Research involving a Georgia State University course using a chatbot to keep students connected showed improved grades and retention rates.

Chatbot boosts student performance at Georgia State


Research involving a Georgia State University course using a chatbot to keep students connected showed improved grades and retention rates

Editor’s note: This news release originally appeared on the Georgia State site.

Georgia State’s pioneering, artificial intelligence-enhanced chatbot “Pounce” is well established as an institutional tool for helping incoming students navigate the thorny world of finances, registration and just getting started in college. Now, Georgia State is showing student performance jumps when classes employ the chatbot to keep them connected.

Receiving direct text messages about their class assignments, academic supports and course content increased the likelihood students would earn a B or higher and, for first-generation students, increased their likelihood of passing the class. First-generation students receiving the messages earned final grades about 11 points higher than their peers.

“Eleven points is more than a full letter grade, and a full letter grade can be the difference between students holding onto their HOPE Scholarship and Pell Grant awards or not,” said Timothy M.  Renick, the founding executive director of the National Institute for Student Success at Georgia State. “These are exceptional results from a fairly light-touch initiative.”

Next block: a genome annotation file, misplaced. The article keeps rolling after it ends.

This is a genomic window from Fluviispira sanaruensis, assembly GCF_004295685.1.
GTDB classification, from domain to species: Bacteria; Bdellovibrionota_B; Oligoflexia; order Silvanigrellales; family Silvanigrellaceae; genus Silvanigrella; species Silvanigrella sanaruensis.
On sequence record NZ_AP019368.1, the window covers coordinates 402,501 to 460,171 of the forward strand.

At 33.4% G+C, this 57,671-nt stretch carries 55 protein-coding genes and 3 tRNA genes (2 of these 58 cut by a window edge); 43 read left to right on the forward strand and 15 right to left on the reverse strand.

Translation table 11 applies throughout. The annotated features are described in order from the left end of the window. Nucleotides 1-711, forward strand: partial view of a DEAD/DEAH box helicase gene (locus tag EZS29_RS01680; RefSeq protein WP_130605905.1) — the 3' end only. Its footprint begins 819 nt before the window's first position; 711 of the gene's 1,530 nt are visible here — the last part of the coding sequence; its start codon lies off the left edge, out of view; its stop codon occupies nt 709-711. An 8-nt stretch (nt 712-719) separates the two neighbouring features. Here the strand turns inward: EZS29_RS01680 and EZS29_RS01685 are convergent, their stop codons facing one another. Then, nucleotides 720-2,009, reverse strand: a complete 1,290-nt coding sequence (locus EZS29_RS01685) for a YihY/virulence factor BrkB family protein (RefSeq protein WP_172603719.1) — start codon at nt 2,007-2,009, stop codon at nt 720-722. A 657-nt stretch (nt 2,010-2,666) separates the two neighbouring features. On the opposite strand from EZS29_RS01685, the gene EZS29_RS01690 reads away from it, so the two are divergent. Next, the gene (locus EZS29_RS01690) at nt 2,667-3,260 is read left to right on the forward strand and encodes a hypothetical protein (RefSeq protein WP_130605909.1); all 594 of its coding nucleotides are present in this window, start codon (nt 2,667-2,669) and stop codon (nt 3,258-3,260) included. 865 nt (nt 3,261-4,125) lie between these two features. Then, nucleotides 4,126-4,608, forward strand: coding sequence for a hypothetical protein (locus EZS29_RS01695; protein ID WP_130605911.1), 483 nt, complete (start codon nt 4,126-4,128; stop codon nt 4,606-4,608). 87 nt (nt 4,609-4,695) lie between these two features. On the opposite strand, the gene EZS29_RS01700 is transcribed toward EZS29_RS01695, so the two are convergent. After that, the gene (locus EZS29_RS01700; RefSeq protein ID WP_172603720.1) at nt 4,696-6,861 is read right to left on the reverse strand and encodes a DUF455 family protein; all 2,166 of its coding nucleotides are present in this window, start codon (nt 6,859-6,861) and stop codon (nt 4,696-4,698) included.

An AI-enhanced text messaging tool in use at Georgia State since spring 2016, the institution-level Pounce chatbot is just one of myriad efforts by the university to support students as they progress through college. Georgia State’s student success efforts have made it a national leader in graduating students from diverse backgrounds and reduced the average time it takes to earn a degree by almost a full semester.

In 2021, the chatbot was integrated for the first time into course content. A group of 500 students in one of Georgia State’s largest courses — political science 1101 — was selected to participate in a randomized controlled trial led by Lindsay Page, the Annenberg Associate Professor of Education Policy at Brown University. Half of the students were selected to receive messages related to the class from the chatbot, and half did not receive the messages.

Laura Ascione